iOS 8 vs iOS 7 comparison review: Interactive notifications
While we're on the subject of the Notification Screen, it's worth mentioning that the notifications themselves, which have been quietly becoming more useful over the past few versions of iOS, are more interactive than ever in iOS 8 - and far more independent of the apps they connect to.
Whereas in iOS 7 you can swipe a Twitter notification to be taken straight to the Twitter app to reply to the mention or whatever (which we felt was a nice feature), Twitter notifications in iOS 8 let you reply there and then, without leaving the app you're currently in; just pull downn the little notification box that's appeared at the top of the screen and a keyboard will appear. The same interactivity marks notifications from Facebook (you can like a status update, for example), Messages (replying to a text), Calendar (accepting or declining an invitation) and so on.
It's a lovely enhancement, and helps to avoid dragging you out of whatever you're working on in order to reply to an important notification.
iOS 8 vs iOS 7 comparison review: QuickType predictive typing
After a long time with few changes to its system keyboard (and a gradual falling-behind as Android added various typing-related customisations and enhancements), iOS 8 sees several major improvements in this neglected area.
Out of the box iOS 8 features QuickType, a form of ambitious predictive typing. We're not just talking about completing words you've nearly finished typing - in Messages, Mail and similar contexts, iOS 8 will offer entire words that it suspects you may wish to use based on context, in a little palette above the keyboard.
For example, if you type a message to a friend suggesting dinner, predictive typing might add "and a movie". Eerie, no?
According to Apple, iOS 8 is be able to learn the words you typically use and understand the context in which you're typing, such as 'business' or 'personal', and adjust its suggestions accordingly.
This is a really exciting and ambitious feature. Read more about QuickType here: How to use QuickType on the iPhone keyboard
You can also install a number of third party keyboards, here are some of the best: Type faster with these keyboard apps for iPhone
iOS 8 vs iOS 7 comparison review: iCloud Drive
Apple's iCloud Drive feature, new iOS 8, was one of the most loudly cheered announcements at WWDC 2014.
iCloud Drive works alongside Apple's Documents In The Cloud system, providing direct access to files saved in iCloud. When your files are saved to iCloud, you'll be able to access the file directly in the iCloud Drive folder in the Finder in Mac OS X. [See also: What is iCloud Drive]
Essentially, iCloud Drive enables you to create documents on one device and use it on another; so you'll be able to create a Keynote presentation on your Mac and then continue making edits on your iPhone or iPad. The advantage of iCloud Drive is that you'll also be able to access files directly, and store and share files other than those created by iCloud apps
iOS 8 vs iOS 7 comparison review: Family Sharing
Family Sharing is incredibly handy for those with families, unsurprisingly.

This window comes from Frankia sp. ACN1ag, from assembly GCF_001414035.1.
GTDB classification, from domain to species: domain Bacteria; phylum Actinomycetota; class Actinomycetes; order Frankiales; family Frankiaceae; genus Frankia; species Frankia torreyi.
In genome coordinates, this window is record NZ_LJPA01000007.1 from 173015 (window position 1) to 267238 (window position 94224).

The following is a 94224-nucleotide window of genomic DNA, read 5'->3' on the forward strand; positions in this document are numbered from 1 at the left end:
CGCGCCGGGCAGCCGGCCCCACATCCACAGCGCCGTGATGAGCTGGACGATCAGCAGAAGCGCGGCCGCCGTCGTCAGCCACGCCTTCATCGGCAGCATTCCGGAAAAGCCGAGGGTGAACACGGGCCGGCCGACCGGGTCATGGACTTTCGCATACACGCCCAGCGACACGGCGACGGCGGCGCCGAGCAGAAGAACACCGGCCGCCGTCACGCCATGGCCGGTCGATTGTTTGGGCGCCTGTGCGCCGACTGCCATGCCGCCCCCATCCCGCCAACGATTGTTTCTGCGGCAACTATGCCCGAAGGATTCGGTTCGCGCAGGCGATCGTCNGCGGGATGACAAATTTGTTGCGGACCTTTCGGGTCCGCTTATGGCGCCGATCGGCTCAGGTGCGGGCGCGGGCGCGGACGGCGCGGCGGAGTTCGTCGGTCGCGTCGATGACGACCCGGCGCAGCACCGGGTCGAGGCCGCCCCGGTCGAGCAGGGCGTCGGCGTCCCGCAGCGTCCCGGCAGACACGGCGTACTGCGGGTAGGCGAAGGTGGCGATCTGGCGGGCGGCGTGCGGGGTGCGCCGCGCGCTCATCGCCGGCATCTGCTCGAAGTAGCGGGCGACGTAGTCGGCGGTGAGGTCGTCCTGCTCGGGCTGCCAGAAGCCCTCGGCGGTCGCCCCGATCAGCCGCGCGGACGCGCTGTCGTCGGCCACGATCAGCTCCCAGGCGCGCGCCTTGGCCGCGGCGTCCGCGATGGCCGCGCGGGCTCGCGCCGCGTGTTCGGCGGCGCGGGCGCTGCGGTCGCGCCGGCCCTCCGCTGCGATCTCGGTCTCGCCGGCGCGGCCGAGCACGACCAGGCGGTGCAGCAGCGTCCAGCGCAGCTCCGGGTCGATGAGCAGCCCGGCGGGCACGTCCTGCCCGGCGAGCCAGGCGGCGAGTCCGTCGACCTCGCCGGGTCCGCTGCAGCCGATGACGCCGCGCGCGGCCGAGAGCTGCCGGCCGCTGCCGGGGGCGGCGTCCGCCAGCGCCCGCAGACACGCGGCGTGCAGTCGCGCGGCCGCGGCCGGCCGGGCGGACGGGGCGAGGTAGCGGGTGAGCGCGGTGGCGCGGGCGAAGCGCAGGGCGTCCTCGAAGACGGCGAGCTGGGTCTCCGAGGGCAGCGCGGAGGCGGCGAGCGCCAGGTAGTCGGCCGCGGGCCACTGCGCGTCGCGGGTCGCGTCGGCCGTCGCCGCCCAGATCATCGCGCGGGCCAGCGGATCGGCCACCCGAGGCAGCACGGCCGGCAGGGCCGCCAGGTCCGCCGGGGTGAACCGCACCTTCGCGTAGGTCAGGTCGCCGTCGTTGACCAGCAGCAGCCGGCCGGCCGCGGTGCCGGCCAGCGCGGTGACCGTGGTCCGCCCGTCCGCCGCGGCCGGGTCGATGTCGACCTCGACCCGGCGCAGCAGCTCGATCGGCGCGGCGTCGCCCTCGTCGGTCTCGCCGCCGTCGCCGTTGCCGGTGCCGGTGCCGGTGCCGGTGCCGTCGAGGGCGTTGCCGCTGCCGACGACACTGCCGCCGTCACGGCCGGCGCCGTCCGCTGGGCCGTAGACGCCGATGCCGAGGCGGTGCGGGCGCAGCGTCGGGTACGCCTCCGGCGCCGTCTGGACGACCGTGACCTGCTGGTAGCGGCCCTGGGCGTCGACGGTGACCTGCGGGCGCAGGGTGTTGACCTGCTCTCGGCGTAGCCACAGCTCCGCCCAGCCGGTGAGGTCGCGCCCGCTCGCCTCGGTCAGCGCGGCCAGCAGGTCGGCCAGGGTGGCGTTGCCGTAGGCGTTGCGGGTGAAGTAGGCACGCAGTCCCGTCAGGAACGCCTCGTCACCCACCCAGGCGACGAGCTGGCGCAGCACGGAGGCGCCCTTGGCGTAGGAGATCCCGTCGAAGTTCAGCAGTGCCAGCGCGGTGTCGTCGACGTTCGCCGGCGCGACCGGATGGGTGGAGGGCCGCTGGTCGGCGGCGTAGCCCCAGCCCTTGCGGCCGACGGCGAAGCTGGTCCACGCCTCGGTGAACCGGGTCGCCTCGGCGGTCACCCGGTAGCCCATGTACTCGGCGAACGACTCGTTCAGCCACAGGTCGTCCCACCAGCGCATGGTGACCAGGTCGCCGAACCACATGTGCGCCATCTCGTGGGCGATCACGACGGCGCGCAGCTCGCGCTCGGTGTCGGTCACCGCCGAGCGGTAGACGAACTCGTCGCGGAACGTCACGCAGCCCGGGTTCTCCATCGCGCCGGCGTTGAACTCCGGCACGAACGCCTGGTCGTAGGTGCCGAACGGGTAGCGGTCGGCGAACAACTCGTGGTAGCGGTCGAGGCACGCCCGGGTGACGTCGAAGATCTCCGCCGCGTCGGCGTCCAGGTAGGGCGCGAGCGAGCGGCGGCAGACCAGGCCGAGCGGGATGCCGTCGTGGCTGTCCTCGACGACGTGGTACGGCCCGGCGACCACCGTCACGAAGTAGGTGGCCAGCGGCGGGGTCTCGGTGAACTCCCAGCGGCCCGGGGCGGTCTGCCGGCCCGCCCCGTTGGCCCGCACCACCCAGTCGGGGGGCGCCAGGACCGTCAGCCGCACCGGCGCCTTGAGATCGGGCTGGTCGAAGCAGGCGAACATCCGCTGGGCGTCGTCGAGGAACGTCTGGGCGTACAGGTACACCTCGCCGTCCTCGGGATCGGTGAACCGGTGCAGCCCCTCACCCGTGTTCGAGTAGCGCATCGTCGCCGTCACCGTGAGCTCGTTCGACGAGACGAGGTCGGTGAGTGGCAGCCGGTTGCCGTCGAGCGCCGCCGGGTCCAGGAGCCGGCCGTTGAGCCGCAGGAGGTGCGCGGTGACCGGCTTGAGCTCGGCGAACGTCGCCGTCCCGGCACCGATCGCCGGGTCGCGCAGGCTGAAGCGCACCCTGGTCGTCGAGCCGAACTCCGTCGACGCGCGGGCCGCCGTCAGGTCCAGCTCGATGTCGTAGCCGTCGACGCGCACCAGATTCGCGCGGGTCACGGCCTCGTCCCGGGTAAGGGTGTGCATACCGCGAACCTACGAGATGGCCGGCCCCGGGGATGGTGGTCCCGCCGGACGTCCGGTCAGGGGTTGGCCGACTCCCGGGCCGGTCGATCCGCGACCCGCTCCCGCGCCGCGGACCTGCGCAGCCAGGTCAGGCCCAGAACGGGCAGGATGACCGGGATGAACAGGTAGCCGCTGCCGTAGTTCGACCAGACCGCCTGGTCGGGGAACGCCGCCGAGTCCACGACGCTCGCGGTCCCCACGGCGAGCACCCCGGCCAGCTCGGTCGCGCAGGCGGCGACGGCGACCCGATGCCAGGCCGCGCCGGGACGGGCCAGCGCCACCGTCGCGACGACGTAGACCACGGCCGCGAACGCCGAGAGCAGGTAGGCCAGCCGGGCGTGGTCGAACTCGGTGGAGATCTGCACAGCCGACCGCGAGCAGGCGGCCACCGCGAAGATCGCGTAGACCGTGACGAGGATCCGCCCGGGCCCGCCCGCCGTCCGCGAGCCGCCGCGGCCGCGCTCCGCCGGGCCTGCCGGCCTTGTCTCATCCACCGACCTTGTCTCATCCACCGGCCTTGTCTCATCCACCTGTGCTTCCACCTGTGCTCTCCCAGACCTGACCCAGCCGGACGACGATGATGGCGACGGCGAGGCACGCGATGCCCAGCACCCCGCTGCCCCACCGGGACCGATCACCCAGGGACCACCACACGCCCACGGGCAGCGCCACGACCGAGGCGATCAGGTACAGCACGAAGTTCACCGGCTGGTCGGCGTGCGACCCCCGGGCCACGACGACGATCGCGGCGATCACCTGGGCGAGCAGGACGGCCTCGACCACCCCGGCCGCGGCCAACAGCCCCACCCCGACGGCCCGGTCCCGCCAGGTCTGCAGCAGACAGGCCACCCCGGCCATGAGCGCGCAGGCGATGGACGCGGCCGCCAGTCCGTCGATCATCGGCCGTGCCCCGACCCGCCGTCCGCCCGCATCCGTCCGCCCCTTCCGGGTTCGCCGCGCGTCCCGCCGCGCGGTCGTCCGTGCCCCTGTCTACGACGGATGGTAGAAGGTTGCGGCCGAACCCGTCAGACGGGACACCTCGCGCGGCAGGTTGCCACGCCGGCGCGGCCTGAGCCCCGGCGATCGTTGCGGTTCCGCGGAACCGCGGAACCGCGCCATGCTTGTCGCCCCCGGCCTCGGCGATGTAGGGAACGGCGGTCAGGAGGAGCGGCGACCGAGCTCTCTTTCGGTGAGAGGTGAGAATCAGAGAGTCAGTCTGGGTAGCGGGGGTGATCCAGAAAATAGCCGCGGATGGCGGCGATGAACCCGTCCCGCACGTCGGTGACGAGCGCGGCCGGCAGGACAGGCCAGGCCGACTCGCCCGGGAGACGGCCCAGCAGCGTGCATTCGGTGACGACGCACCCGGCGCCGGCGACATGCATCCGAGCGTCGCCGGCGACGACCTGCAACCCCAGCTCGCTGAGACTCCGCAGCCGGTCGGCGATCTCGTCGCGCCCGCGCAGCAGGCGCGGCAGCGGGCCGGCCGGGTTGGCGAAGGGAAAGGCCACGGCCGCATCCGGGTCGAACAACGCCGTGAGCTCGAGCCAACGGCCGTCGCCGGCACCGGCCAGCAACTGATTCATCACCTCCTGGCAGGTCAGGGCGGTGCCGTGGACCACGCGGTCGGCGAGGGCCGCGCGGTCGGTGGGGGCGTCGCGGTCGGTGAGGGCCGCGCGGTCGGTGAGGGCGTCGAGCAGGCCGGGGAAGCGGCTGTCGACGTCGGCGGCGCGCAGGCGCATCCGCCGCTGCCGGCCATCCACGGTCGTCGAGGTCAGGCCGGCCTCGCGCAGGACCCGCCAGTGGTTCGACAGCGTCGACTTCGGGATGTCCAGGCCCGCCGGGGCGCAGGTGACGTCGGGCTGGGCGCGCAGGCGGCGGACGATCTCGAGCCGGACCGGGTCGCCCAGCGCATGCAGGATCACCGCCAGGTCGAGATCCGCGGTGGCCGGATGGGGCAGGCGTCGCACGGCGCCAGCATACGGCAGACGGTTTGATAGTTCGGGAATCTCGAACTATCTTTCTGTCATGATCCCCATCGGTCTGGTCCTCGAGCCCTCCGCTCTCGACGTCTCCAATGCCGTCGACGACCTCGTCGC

With Family Sharing, up to six people who share a credit card can share purchases - games, apps, films and music - from the iTunes Store with each other. The idea is that if one member of the family buys something from iTunes, the whole family can easily enjoy it on their iOS devices (and other Apple products) without paying for it again. Ingeniously, it incorporates parental controls if you want, so that if little Jacob wants to download a game on his dad's account, a permission notification will automatically be sent to dad's iPhone.
Family Sharing also includes new iOS family-focused features for Calendar and Photos apps that help a family stay connected.
Read more about Family Sharing here: Complete guide to Family Sharing in iOS 8
iOS 8 vs iOS 7 comparison review: Mail
Mail got a solid make-over in iOS 8, with a range of handy tweaks and new features.
You can use gestures to delete, flag or 'unread' messages, swiping across a message to perform the chosen action: it's a single swipe to mark as unread, flick across and tap to flag, or drag all the way across to delete.
You can flick a message down to the bottom of the screen, check or copy material from another message, and then return to it with a single click. From the demo, it is roughly the same as minimising a window on a desktop OS - highly convenient.
Finally, Mail can now recognise an invitation in a marketing email as an event, and offered to add it to Calendar. Sounds terrific; needs testing to see if it works. Read: Tips for using iOS 8 Mail.
iOS 8 vs iOS 7 comparison review: Safari
A variety of small tweaks are added to Safari. In iOS 8 Safari on the iPad, you can get a 'bird's eye view' of all the tabs you've got open. iOS 8 Safari on iOS. Safari users are able to use DuckDuckGo - the privacy-focused search engine, designed specifically to offer a way of searching that doesn't track the user - as the default search.
Read more about iOS 8 Safari: Top tips for using Safari on the iPhone and iPad.
iOS 8 vs iOS 7 comparison review: Messages
Messages has a few updates and tweaks, particularly related to the handling of group message threads, but one new feature stands out: audio messages.